Figure 3 represents the general relationships between circuit-switched access methods (asynchronous, synchronous, and ISDN) and DDR and dial backup. It also summarizes the steps you use to get the appropriate line up and working. However, this module describes only ISDN.


Figure 3: Configuring ISDN Access

 

The ISDN specifications describe a planned digital network that will provide a wide and evolving variety of services and use digital transmission and switching technologies to provide worldwide, integrated access. ISDN is an effort to standardize user services, user-network interfaces, and network and internetwork capabilities. Among the services ISDN is planned to support are integrated text, voice, graphics, music, video, and data communications.

ISDN standards define services, common procedures, and a single set of interface rules so that any device can gain access to an ISDN network. ISDN standards describe a three-layer protocol architecture, similar but not identical to the OSI reference model's physical, data link, and network layers.

ISDN Channels

The data or D channel is used for call setup control and network connection teardown. Call setup involves the data link and network connection. D channel communication is from the router to the ISDN switch.

The bearer or B channels contain user data. The B channels are treated as 64-kbps serial lines and support HDLC and PPP encapsulation. The interface configuration is propagated to each of the B channels. Although each channel is treated as a separate line, the B channels cannot be configured separately. (However, if you use the new DDR dialer profiles, you can specify the number of B channels reserved for a specific dialer pool. See the "Configuring DDR" chapter for more information.)


Note A single switch type must be configured for the router as a whole.

In North America and Japan, the PRI is a rotary group of 23 B channels (T1) at the combined rate of 1.544 Mbps. Elsewhere, PRI is a rotary group of 30 B channels (E1) at a combined rate of 2.048 Mbps. On the MBRI and PRI, you can create a rotary group from a number of BRI or PRI interfaces.

Network-Customer Premises Boundary

In North America, the boundary between the ISDN network and the BRI on routers in the Cisco 4500 series and below is represented by customer premises equipment known as network termination type 1 equipment (NT1). In North America, an NT1 is required for each BRI. Outside North America, the NT1 is supplied as part of the telecommunications services.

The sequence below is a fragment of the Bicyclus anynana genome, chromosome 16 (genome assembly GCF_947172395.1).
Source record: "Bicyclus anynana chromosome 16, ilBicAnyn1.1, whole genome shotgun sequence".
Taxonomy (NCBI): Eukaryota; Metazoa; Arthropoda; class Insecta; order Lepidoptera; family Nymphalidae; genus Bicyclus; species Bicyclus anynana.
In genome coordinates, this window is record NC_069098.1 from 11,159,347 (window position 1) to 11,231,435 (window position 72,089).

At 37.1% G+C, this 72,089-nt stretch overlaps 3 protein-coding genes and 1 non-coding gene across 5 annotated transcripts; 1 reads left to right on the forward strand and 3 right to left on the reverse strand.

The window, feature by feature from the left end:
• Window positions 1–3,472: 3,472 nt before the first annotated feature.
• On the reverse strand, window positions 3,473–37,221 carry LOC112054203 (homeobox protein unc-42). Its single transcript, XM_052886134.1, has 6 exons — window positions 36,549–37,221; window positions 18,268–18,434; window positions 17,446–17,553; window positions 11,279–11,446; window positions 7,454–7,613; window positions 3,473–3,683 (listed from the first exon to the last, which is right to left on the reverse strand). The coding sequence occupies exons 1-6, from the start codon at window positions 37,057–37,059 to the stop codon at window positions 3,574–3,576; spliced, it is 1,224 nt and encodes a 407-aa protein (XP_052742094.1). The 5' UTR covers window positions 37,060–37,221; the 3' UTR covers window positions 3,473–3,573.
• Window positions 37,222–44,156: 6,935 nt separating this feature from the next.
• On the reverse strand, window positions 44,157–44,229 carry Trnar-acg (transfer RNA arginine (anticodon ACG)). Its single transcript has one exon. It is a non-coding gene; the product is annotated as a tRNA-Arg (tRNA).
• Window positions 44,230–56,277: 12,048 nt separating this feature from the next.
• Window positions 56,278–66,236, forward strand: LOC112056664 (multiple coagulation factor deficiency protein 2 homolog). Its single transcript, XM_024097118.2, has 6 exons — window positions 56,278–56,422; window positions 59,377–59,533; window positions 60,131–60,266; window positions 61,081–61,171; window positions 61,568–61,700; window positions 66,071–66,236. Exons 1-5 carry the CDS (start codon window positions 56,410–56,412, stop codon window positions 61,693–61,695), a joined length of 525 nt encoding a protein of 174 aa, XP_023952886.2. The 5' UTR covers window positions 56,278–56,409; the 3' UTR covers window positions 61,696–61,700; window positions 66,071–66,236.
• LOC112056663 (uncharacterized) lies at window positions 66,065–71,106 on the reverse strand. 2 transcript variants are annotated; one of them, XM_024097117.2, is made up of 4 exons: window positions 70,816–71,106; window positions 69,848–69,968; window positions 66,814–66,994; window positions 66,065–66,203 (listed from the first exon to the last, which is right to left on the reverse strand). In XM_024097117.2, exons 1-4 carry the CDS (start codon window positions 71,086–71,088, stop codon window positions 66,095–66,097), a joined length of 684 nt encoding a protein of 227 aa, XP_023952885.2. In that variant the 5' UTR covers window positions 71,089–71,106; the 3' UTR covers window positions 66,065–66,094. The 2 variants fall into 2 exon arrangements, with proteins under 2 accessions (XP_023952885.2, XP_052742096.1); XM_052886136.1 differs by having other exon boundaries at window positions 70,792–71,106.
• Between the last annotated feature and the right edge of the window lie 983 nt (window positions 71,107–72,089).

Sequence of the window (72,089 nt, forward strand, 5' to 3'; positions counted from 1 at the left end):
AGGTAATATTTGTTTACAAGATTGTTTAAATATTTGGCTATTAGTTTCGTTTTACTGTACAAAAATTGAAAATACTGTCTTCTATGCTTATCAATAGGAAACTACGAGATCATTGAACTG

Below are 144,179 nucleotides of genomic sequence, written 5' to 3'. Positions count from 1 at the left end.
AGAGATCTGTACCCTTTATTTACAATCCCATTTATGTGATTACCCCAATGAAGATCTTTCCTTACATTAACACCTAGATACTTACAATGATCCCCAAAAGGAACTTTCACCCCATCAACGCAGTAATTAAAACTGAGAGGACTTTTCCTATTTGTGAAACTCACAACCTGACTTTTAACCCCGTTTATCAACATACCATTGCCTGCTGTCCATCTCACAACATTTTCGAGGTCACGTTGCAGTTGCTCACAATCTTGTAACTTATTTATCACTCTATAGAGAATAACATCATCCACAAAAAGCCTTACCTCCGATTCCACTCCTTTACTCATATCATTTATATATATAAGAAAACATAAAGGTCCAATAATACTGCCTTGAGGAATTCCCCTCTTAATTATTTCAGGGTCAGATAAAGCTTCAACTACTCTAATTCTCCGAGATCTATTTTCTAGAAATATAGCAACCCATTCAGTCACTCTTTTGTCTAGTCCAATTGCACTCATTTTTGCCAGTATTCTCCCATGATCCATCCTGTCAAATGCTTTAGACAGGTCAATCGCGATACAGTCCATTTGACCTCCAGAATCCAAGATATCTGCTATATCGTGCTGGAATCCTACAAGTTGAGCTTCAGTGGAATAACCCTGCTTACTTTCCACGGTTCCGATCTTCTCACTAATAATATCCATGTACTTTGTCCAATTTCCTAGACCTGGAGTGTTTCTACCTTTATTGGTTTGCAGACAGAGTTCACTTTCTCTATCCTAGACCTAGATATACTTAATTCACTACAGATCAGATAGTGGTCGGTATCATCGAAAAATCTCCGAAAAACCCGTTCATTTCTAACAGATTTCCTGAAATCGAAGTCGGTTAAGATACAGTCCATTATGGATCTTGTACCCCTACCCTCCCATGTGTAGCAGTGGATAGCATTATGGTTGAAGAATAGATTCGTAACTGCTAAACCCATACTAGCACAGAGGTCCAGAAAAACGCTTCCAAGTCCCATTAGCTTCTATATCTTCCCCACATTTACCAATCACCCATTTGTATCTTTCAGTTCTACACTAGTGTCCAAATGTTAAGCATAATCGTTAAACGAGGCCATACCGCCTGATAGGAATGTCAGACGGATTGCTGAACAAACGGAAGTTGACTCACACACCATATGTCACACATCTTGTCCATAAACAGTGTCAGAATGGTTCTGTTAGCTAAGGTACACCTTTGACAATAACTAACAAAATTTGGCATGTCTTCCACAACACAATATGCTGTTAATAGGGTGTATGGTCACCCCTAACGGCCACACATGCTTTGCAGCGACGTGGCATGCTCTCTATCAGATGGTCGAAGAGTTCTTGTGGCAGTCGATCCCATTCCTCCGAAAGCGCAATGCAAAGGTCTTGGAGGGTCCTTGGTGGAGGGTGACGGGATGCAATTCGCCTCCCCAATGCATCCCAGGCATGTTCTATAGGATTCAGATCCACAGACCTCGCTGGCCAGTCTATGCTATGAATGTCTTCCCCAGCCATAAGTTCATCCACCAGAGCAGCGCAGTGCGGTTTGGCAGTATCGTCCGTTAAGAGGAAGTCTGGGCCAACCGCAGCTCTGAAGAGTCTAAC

In North America, the boundary between the ISDN network and the PRI on Cisco 7000 family routers is represented by customer premises equipment known as a channel service unit (CSU). In North America, a CSU is required for each PRI. Outside North America, the CSU is supplied as part of the telecommunications services. Figure 4 illustrates the boundary between customer premises and the ISDN network in North America and in other locations.


Figure 4: Customer Premises and ISDN Network Boundary


The ISDN data link layer interface (used for call setup) that is provided by the Cisco IOS software conforms to the specification defined by the ITU-T recommendation Q.921. The ISDN network layer interface (used for call control) provided by the software conforms to the specifications for specific switch types defined by the ITU-T recommendation Q.931.

For a list of ISDN switch types that the ISDN interface supports, see the section "Select the ISDN Switch Type" in the chapter "Configuring ISDN".

LAN Emulation (LANE)

Cisco's implementation of LANE makes an ATM interface look like one or more Ethernet interfaces.

LANE is an ATM service defined by the ATM Forum specification LAN Emulation over ATM, ATM_FORUM 94-0035. This service emulates the following LAN-specific characteristics:

LANE service provides connectivity between ATM-attached devices and connectivity with LAN-attached devices. This includes connectivity between ATM-attached stations and LAN-attached stations and also connectivity between LAN-attached stations across an ATM network.

Because LANE connectivity is defined at the MAC layer, upper protocol layer functions of LAN applications can continue unchanged when the devices join emulated LANs. This feature protects corporate investments in legacy LAN applications.

An ATM network can support multiple independent emulated LAN networks. Membership of an end system in any of the emulated LANs is independent of the physical location of the end system. This characteristic enables easy hardware moves and location changes. In addition, the end systems can also move easily from one emulated LAN to another, whether or not the hardware moves.

LAN emulation in an ATM environment provides routing between emulated LANs for supported routing protocols and high-speed, scalable switching of local traffic.